Investors don't have a clue about using 401(k) savings, Cerulli says

Advisers and plan sponsors should implement campaigns to educate participants nearing retirement about their options

Jun 29, 2018 @ 12:14 pm

By InvestmentNews

A new study from research firm Cerulli Associates finds that most investors who have accumulated a retirement nest egg in a 401(k) plan are "clueless" about how to use the money.

When asked what they will do with their accumulated savings, one quarter of respondents explicitly answered, "I don't know," Cerulli said.

Another quarter said they "will ask my existing financial adviser for advice." Cerulli said the latter answer is probably a marginally more prepared version of "I don't know."

"In sum, this suggests that half of 401(k) plan participants have no idea what to do with the savings they have diligently set aside for retirement," Cerulli said.

The survey found that 8.5% of respondents would hire a financial adviser to help them.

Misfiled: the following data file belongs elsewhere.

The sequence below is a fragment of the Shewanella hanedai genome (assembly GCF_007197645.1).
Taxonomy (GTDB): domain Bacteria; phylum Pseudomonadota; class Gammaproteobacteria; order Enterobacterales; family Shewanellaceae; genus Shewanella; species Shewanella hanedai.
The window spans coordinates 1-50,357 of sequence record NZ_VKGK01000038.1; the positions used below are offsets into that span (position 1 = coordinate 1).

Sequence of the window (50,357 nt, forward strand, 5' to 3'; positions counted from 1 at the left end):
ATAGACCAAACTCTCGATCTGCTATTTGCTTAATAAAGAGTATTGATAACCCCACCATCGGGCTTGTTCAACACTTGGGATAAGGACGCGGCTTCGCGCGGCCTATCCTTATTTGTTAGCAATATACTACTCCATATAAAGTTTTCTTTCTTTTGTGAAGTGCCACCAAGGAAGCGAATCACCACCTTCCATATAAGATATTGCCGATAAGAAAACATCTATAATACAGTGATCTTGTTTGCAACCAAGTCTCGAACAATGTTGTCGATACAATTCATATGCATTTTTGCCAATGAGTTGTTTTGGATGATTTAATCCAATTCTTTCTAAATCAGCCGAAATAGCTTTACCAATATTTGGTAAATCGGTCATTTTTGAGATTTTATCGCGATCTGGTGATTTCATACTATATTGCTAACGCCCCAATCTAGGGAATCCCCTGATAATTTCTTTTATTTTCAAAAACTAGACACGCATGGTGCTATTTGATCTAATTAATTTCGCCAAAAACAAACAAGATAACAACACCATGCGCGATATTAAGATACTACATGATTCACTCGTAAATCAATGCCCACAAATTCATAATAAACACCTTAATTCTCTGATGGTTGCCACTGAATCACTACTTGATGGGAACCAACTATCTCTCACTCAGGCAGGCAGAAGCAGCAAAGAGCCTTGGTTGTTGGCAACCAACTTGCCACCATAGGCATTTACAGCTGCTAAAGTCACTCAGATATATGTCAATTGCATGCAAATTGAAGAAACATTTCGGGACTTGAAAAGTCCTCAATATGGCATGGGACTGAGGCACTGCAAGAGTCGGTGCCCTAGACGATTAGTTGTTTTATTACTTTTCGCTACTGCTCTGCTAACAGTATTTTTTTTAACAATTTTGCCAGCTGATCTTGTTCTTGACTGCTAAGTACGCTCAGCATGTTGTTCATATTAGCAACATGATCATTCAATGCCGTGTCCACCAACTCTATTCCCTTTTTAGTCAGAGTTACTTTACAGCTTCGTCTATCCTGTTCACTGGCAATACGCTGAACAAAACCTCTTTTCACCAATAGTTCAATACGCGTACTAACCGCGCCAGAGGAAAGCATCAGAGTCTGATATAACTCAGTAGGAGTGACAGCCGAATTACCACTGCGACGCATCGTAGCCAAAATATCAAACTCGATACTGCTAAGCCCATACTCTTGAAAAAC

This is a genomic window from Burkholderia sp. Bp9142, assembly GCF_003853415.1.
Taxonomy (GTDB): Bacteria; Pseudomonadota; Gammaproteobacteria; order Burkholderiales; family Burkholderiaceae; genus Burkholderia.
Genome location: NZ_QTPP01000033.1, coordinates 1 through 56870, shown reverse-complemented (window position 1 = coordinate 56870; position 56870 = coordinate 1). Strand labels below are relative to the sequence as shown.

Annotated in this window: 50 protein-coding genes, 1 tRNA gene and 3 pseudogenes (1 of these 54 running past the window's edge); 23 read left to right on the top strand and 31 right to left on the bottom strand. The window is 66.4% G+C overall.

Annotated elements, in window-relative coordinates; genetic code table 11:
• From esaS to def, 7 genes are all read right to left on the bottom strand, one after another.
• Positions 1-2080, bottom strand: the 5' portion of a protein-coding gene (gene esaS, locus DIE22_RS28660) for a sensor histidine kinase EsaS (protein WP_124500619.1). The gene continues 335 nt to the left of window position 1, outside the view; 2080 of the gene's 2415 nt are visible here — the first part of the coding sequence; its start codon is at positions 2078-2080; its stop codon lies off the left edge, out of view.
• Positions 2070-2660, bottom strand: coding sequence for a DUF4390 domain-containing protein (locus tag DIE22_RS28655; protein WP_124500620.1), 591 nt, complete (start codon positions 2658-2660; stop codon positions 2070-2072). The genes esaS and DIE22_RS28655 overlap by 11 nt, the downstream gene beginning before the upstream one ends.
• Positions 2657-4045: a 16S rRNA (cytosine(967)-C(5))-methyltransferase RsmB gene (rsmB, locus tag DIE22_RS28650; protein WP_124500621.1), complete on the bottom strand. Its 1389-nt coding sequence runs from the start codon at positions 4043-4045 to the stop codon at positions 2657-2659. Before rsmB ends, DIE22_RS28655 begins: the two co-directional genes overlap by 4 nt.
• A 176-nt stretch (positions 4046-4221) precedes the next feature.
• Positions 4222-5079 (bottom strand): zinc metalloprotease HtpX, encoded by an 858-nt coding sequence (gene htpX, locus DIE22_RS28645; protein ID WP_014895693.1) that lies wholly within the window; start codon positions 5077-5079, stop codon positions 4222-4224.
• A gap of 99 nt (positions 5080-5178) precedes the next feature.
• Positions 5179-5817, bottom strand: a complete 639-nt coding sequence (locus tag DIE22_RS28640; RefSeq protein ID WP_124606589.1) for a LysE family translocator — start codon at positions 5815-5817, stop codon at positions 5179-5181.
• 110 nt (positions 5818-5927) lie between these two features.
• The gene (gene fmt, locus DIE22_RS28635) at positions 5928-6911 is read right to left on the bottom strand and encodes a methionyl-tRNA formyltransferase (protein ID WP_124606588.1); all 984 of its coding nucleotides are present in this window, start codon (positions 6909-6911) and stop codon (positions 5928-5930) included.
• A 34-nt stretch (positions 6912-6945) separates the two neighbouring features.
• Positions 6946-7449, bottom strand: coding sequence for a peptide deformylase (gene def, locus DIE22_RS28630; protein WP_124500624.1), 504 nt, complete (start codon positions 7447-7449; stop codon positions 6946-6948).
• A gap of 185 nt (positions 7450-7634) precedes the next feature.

For advisers specializing in the plan business, Cerulli suggests working closely with plan sponsors to identify the sponsor's preferences when it comes to retaining the assets of retired participants in the plan and ensure these preferences are reflected in the plan's available distribution options.

Advisers and sponsors also should implement targeted campaigns to plan participants approaching retirement to explain their options upon reaching retirement, Cerulli said.

Advisers generally can find many opportunities in helping clients support a thoughtful and sustainable drawdown strategy, Cerulli said.

In its study, Cerulli found that the average retirement age for men and women among 401(k) plan participants was 64.6 and 64.2, respectively.

"This is somewhat troubling given that women, on average, are expected to live almost three years longer than their male counterparts," Cerulli said, noting that given the average retirement age and average life expectancies, "Americans will need enough retirement savings to fund their living expenses for almost two decades — a daunting prospect."

(More: Guaranteed income tops boomers' retirement wish list)

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